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Learning from Toshiba’s troubles

News about Toshiba’s well established and long running profit padding was customarily greeted with shock and cries for reform of governance and harsher legislation. And then, it died out from our collective consciousness in a few days as it always does, come Enron, Worldcom or the global financial crisis. During that brief period much of the debate centered around the ‘accounting scandal’ and a ‘governance failure’ angles of the problem. That, much of this was a consequence of a unique Japanese work culture which demanded conformity was also put forth. Indeed as the Olympus bust up a few years ago revealed, there is an element of truth to all of this. Even so, a cursory reading of the investigation report about the inner workings at Toshiba reveals a universal set of cognitive and behavioral patterns that has come to infect companies in developed economies like US, UK and world over. In fact, I propose some of the real causes of Toshiba’s problems are a legacy of the Anglo- Saxon world view of shareholder value maximization as the sole purpose of a corporation. Over time, this shibboleth of ‘market valuation’ has found its way to other countries. The  US and UK economies face the brunt of its widespread influence. Little surprise that  Short-termism and Quarterly Capitalism are finding their way into Hillary Clinton’s campaign and the Bank of England’s’ recent view that ‘shareholders are holding back the UK’s economic progress’. It is time to have a full perspective of what we generalize as ‘accounting scandals’ or ‘governance failure’ if we wish to stop repeating the same mistakes again.

When reduced to its essentials, Toshiba’s leadership had become ardent devotees who worshiped at the altar of ‘Perennial Profit Maximization’. As the investigating panel put it, the former chief executive told employees to ‘use every possible measure to achieve profitability’. These profitability targets were handed down as a ‘challenge’ or ‘stretch’. Employees were pressed hard, with harsh words like “Why can’t you just get it done? The superiors and managers who run many Western banks should find all this rather familiar. Think about the massive frauds perpetuated by fixing Forex and Libor at hallowed firms like HSBC, Barclays and UBS. Or look at the perverse compensation structures and performance targets at US companies like Kodak, Boeing, IBM which were/are exclusively focussed on achieving short-term revenue/profit targets tied to market capitalisation. Top down pressure to achieve near-term numbers in the name of performance is becoming a wide spread malaise which is perverts purpose, culture, brand reputation and stakeholder relations. This is a contagion which is eating away into the powerful soft assets of the firm and little is done for one simple reason. The long-term value risk/reward scenarios of such a cognitive and behavioural model and the true extent of impairment of soft assets is rarely questioned at the board or the leadership level. Consequently, there is no valid value creation thesis to push back at the rising tide of short-termism and linear profit growth. Sermons about morality, ethics training or culture building will not break this status quo. Unless a regular litmus testing around long-term economic reward/risk is institutionalized companies will slip up sooner than later in an environment saturated by instant gratification. This appears to be common sense but nothing is done to frame such an LongWealth Creation argument.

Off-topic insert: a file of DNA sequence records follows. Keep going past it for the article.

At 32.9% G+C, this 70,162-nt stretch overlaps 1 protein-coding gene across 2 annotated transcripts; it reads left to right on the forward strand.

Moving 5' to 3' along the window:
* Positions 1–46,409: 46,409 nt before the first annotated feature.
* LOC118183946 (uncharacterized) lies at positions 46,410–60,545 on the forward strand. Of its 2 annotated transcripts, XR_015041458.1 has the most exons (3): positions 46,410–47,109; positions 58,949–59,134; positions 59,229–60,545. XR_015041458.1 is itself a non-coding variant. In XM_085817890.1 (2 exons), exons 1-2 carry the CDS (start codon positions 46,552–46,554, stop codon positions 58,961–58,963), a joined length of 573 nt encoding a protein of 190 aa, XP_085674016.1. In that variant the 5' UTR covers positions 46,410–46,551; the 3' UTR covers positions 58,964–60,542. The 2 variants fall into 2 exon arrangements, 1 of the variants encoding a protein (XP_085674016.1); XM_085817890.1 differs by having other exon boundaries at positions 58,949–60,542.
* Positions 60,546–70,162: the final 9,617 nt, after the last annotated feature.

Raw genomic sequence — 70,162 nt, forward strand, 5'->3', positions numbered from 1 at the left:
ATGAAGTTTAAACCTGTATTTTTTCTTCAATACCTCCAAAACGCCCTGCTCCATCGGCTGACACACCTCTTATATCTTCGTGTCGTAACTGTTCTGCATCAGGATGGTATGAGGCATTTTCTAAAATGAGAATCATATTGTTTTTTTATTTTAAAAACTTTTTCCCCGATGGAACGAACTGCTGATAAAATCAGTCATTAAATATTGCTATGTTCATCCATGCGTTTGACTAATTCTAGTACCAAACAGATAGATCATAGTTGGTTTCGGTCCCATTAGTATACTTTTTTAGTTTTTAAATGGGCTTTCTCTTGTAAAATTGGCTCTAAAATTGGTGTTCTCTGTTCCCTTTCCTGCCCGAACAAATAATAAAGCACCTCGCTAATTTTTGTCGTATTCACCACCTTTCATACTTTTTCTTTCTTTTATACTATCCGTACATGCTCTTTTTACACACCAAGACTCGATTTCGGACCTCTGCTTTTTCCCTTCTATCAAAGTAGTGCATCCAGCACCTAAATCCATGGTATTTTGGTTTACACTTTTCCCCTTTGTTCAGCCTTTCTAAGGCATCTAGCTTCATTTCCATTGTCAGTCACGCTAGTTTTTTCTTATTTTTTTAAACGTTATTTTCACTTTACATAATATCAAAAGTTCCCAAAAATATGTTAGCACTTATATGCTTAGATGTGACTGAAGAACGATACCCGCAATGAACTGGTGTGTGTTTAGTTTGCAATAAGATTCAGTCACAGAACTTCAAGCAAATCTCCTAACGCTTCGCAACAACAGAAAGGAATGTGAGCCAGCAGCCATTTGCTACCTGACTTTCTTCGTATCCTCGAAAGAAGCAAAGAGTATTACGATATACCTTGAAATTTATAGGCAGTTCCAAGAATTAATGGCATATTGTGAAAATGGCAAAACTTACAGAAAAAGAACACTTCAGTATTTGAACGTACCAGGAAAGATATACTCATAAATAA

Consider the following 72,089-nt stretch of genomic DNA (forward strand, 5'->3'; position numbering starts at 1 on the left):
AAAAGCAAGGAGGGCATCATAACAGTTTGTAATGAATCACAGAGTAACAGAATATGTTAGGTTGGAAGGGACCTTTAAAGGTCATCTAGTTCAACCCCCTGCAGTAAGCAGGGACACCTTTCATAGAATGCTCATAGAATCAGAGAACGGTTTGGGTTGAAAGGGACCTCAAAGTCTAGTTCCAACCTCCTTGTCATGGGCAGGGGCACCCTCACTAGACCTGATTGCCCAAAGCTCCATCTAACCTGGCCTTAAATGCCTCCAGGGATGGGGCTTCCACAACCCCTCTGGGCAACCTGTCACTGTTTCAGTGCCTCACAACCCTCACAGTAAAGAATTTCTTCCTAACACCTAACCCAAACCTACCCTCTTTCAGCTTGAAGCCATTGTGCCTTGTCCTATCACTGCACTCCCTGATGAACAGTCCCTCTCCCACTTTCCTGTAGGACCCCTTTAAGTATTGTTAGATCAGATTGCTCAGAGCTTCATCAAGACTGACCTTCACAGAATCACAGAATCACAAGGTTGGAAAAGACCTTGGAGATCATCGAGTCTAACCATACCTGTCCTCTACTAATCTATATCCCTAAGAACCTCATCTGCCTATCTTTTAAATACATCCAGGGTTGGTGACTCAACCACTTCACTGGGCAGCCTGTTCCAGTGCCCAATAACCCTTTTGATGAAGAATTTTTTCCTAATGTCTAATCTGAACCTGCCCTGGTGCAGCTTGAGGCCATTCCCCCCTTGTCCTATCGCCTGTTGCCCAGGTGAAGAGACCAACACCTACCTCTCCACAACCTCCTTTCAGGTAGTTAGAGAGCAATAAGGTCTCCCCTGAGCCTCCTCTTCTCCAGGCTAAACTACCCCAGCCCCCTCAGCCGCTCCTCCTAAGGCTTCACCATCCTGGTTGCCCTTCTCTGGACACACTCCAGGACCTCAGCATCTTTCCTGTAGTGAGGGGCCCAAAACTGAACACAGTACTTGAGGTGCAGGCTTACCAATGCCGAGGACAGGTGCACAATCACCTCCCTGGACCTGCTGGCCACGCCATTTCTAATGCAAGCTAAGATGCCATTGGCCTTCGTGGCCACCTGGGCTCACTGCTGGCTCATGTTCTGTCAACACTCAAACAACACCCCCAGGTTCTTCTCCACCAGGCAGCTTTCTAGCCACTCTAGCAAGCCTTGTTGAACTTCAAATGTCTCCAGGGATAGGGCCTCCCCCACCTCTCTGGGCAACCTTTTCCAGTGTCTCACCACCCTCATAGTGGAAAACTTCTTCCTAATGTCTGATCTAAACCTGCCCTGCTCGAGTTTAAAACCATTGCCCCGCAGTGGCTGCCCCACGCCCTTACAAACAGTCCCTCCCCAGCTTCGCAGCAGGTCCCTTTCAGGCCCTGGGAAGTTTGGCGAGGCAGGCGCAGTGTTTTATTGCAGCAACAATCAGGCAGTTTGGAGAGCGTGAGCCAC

As the dust settles around Toshiba’s troubles, companies worldwide cannot lull themselves into believe this is a ‘Japan centric governance/culture problem’. Those very same problems are stealthily at work inside companies whether Western or non-Western or that matter publicly held or family owned. Some of the common early symptoms include complexity and firefighting, lack of differentiation, poor innovation and stagnating financial performance.

It is obvious that a purpose led business architecture and its regular testing is fast becoming much needed governance and strategy tool. Our proprietary approaches including Leadership Hinge Assumptions, Coherence of Intangibles and Long-term Value Beta, can test the whole body of the firm and reveal its value creation sustenance risk/reward scenarios.

I welcome the reader’s views and hope to learn from it.

© M Unni Krishnan 2015 

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Last modified: April 2, 2020